What is Compost?

Compost is the product of controlled biological decomposition of organic matter into a humus-like, odourless product with soil-conditioning properties and varying nutrient value. Compost is not a visionary product. On the contrary, it has been used in agriculture in many societies in different parts of the world across history. Over time, it has proven to be satisfying and efficient for its users. However, once chemical fertilizers (only efficient on a very short term) became widely available on the global market, compost and the composting process started to loose popularity. As a result of the overuse of chemical fertilizers, long term soil fertility has begun to decline globally.

The composting process is based on the natural decomposition of natural waste in the presence of oxygen. This process, thanks to the activity of several micro organisms, leads to a stable final product: compost. The quantity of compost that should be applied varies a lot, according to the type of plant cultivated and the type of soil present. It generally varies between 1kg and 10 kg per m2.

The compost that we produce is a high quality product with soil-conditioning properties and with a high nutrient value. Our compost is made out of the waste of the Kalimati fruit and vegetable market. It is meant to answer the needs of local farmers who are located at a distance of less than 100 km around the city of Kathmandu. We will expand our production to produce 1’000 tons of compost per year. From that point onwards we will either continue to scale compost production up, or go on at the same level of production and make other products such as biofuels with the remaining waste.

What does compost offer?

In contrast to chemical fertilizers, compost “feeds” the soil through the fine organic matter and available nutrients that compose it. It allows keeping the fertility of soils in the long term, avoiding that all nutrients are washed out with the first rains and end in the groundwater and the rivers. Compost also offers a better capacity of water infiltration and thus augments the water storage capacity of the soil and the refill of the groundwater stock, helping the struggle against desertification. By increasing airing and porosity, it also facilitates digging which improves growth of the plants. Finally, compost permits to consolidate the pH of soils and avoid acidification. All these elements help to guarantee the fertility of soil and therefore the output of the cultures on the long term. Compost introduce a positive cycle improving soil quality that so requires less fertiliser and water, as it can storage them. Along with the product, the plan is to offer training and demonstration sessions, as well as create a centre of expertise in the area of compost. Moreover, the company will offer advice and help in finding ways to add value to organic crops, for example by creating a brand and potentially by linking compost distribution to organic crop collection.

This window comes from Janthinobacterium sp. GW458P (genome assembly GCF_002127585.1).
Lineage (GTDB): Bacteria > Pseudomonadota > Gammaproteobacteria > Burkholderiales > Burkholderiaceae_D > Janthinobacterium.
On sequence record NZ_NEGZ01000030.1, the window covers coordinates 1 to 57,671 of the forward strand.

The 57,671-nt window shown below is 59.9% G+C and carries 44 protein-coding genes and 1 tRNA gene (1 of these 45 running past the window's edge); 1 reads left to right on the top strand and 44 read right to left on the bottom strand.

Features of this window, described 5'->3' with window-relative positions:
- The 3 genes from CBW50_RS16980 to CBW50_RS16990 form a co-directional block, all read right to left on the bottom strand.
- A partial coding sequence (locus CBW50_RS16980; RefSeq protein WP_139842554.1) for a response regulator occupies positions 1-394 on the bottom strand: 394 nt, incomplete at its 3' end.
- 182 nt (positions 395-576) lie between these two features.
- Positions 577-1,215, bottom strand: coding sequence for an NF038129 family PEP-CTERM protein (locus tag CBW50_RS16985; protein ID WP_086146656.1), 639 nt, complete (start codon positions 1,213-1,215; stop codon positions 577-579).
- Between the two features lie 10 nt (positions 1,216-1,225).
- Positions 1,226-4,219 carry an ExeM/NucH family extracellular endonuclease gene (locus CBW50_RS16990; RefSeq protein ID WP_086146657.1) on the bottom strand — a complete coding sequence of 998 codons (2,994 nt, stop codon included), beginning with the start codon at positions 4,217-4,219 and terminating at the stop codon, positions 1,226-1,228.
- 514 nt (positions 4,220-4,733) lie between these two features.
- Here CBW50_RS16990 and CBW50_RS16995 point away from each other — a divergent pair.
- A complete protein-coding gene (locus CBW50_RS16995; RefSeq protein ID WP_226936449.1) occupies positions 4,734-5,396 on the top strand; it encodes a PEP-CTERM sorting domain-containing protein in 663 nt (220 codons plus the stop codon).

Why compost organic waste?

Exploring co-composting

Co-composting is the mixing of different materials; for instance mixing faecal sludge and organic solid waste for composting would be considered co-composting. In order to raise the level of the important nutrients phosphorus and nitrogen in our compost (significant for the production of effective compost), we are exploring the uses of urine and have started urine collection at our waste management plant. All Biocomp staff use the same urine-collecting ‘bucket’ from where the urine trickles down into a container. Once the container is filled, and after a stabilization period of 25 days, the urine could be used to enrich the compost’s nutrient value. Talk about effective nutrient recycling!

However, for the time being, it is mixed with water and used for the vegetable garden. We hope to start using this technique once we have explored more about co-composting, the properties of urine and once we perfect our composting technique to reach a more mature stage in the project.